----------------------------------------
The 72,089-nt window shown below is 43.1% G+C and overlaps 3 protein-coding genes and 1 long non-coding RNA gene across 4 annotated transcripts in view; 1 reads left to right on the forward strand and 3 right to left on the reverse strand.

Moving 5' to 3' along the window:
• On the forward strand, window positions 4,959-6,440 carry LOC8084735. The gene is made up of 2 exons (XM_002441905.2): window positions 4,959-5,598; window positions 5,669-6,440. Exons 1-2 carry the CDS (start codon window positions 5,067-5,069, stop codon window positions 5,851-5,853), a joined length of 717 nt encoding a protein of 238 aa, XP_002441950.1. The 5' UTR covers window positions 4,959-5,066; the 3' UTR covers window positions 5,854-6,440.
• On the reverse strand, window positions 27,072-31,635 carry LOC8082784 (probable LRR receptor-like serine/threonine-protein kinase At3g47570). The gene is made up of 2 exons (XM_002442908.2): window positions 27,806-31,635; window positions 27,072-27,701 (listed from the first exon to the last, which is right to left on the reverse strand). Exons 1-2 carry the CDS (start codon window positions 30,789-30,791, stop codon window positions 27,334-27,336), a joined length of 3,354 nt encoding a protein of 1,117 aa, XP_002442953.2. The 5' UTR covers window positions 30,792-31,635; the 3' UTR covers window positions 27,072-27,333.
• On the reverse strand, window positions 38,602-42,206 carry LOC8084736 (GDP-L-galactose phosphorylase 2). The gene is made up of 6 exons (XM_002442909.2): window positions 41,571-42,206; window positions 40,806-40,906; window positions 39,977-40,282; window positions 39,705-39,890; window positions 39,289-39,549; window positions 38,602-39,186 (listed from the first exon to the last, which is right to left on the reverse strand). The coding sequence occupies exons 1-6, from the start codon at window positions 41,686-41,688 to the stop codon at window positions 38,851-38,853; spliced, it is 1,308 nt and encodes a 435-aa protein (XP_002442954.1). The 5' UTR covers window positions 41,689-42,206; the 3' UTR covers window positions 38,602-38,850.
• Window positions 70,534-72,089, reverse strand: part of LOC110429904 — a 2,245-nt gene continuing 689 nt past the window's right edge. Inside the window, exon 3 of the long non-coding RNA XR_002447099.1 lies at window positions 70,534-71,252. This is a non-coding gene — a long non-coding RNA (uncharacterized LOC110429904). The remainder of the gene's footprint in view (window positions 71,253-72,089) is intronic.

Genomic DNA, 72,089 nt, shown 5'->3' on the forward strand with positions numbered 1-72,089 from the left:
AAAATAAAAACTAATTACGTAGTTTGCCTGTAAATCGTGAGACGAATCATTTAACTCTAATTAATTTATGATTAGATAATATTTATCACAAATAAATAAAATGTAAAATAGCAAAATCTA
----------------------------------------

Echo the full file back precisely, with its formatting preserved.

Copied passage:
The 72,089-nt window shown below is 43.1% G+C and overlaps 3 protein-coding genes and 1 long non-coding RNA gene across 4 annotated transcripts in view; 1 reads left to right on the forward strand and 3 right to left on the reverse strand.

Moving 5' to 3' along the window:
• On the forward strand, window positions 4,959-6,440 carry LOC8084735. The gene is made up of 2 exons (XM_002441905.2): window positions 4,959-5,598; window positions 5,669-6,440. Exons 1-2 carry the CDS (start codon window positions 5,067-5,069, stop codon window positions 5,851-5,853), a joined length of 717 nt encoding a protein of 238 aa, XP_002441950.1. The 5' UTR covers window positions 4,959-5,066; the 3' UTR covers window positions 5,854-6,440.
• On the reverse strand, window positions 27,072-31,635 carry LOC8082784 (probable LRR receptor-like serine/threonine-protein kinase At3g47570). The gene is made up of 2 exons (XM_002442908.2): window positions 27,806-31,635; window positions 27,072-27,701 (listed from the first exon to the last, which is right to left on the reverse strand). Exons 1-2 carry the CDS (start codon window positions 30,789-30,791, stop codon window positions 27,334-27,336), a joined length of 3,354 nt encoding a protein of 1,117 aa, XP_002442953.2. The 5' UTR covers window positions 30,792-31,635; the 3' UTR covers window positions 27,072-27,333.
• On the reverse strand, window positions 38,602-42,206 carry LOC8084736 (GDP-L-galactose phosphorylase 2). The gene is made up of 6 exons (XM_002442909.2): window positions 41,571-42,206; window positions 40,806-40,906; window positions 39,977-40,282; window positions 39,705-39,890; window positions 39,289-39,549; window positions 38,602-39,186 (listed from the first exon to the last, which is right to left on the reverse strand). The coding sequence occupies exons 1-6, from the start codon at window positions 41,686-41,688 to the stop codon at window positions 38,851-38,853; spliced, it is 1,308 nt and encodes a 435-aa protein (XP_002442954.1). The 5' UTR covers window positions 41,689-42,206; the 3' UTR covers window positions 38,602-38,850.
• Window positions 70,534-72,089, reverse strand: part of LOC110429904 — a 2,245-nt gene continuing 689 nt past the window's right edge. Inside the window, exon 3 of the long non-coding RNA XR_002447099.1 lies at window positions 70,534-71,252. This is a non-coding gene — a long non-coding RNA (uncharacterized LOC110429904). The remainder of the gene's footprint in view (window positions 71,253-72,089) is intronic.

Genomic DNA, 72,089 nt, shown 5'->3' on the forward strand with positions numbered 1-72,089 from the left:
AAAATAAAAACTAATTACGTAGTTTGCCTGTAAATCGTGAGACGAATCATTTAACTCTAATTAATTTATGATTAGATAATATTTATCACAAATAAATAAAATGTAAAATAGCAAAATCTA